Documenting a stream’s sediment yield variability from the dam po

Documenting a stream’s sediment yield variability from the dam pool deposit provides for a better understanding of future down

stream impacts following dam removal. In this paper, we report a study to characterize the sediment that has accumulated in the Gorge Dam impoundment on PARP activity the Middle Cuyahoga River, Ohio. We report on the century-long sediment record of anthropogenic and natural changes occurring in the watershed. Furthermore, we use an impoundment-based estimate of the Middle Cuyahoga River sediment load to assess the output from the Spreadsheet Technique for Estimating Pollutant Loading (STEPL) watershed model. The close agreement between these two methods confirms the usefulness of the watershed modeling approach and best characterizes present-day conditions within the Middle Cuyahoga River. Because the Gorge Dam is under consideration for removal, determining the sediment load record is of practical importance. Once the dam is removed and the impoundment sediment trap no longer exists, the Middle Cuyahoga sediment load will be delivered to the Lower Cuyahoga River. Located in northeast Ohio, the headwaters of the Cuyahoga River flow south before the river turns north and finally discharges into Lake Erie (Fig. 1). Before emptying into Carfilzomib nmr Lake Erie, the Cuyahoga River is impeded by several dams (Fig. 1). Prior to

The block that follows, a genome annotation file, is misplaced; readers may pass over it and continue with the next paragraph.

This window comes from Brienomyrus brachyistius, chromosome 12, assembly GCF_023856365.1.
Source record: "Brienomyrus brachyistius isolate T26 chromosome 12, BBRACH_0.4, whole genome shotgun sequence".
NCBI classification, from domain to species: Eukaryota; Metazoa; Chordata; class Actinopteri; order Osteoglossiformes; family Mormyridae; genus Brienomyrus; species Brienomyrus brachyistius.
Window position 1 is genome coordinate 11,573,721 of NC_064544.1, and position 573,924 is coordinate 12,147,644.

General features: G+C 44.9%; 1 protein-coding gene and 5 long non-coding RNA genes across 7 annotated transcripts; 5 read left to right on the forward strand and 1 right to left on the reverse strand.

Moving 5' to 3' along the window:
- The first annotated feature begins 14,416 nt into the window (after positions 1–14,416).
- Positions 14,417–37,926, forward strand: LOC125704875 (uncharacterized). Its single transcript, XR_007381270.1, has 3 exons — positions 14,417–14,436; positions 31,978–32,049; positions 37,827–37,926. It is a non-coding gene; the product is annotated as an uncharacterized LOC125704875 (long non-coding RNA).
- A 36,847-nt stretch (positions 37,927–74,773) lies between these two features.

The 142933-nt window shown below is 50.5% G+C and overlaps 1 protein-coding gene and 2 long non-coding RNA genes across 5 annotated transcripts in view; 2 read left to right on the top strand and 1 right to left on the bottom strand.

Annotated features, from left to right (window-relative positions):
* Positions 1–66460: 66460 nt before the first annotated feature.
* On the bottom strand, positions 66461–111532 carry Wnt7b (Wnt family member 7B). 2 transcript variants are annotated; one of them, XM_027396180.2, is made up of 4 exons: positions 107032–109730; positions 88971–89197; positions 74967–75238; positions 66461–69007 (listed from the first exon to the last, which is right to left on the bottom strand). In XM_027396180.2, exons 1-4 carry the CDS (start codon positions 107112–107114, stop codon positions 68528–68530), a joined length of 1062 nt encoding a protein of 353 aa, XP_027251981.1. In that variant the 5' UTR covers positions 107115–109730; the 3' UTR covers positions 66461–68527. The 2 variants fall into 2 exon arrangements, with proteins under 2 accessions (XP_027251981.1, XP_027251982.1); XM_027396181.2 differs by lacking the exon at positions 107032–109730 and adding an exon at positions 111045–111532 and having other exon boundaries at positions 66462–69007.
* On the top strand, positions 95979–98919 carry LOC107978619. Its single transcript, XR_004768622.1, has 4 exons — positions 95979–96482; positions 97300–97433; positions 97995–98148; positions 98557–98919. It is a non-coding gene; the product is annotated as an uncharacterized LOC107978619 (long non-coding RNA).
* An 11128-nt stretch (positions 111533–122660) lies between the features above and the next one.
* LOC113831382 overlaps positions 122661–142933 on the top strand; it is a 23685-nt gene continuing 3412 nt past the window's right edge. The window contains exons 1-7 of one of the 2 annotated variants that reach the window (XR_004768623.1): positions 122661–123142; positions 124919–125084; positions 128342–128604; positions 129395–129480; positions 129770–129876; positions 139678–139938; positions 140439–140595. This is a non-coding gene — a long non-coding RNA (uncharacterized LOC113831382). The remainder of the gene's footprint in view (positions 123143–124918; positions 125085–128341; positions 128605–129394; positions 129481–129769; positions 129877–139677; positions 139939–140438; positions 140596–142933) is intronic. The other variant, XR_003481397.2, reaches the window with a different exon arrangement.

the construction of the Gorge Dam, the river in this reach

flowed in a gorge over shale, siltstone, and sandstone of the Cuyahoga Group and between steep cliffs of Sharon Formation (Coogan et al., 1974, Evans, 2003 and Wells, 2003). Early settlers to Ohio were drawn to the gorge by the waterpower provided by the Cuyahoga River (Hannibal and Foos, 2003). By 1854, five mill dams were present in the narrower portion of the gorge MEK inhibitor upstream of the present study area (Whitman et al., 2010, p. 20). The recreational value of the river gorge was recognized early, and several amusement parks operated between the 1870s and 1930s, attracting thousands of people daily in the warmer months (Hannibal and Foos, 2003 and Whitman et al., 2010, pp. 59–72; Vradenburg, 2012). By 1933 the amusement parks had all closed due to declining attendance, and the site became the county Gorge Metro Park (Whitman et al., 2010, pp. 59–60; Vradenburg, 2012). Beginning in 1911 and finishing in 1912, the Northern Ohio Power and Light Company constructed the Gorge Dam (Whitman et al., 2010, p. 80). The dam pool provided cooling-water storage for a coal-fired power plant and water for a hydroelectric power generating station. The dam is located at river kilometer 72.6 in present-day Gorge Metro Park, Summit County, Ohio (Fig. 1). The dam was built on Big Falls, the largest waterfall in the gorge. The 17.4-m-tall, reinforced concrete Gorge Dam is the tallest dam on the Cuyahoga River.

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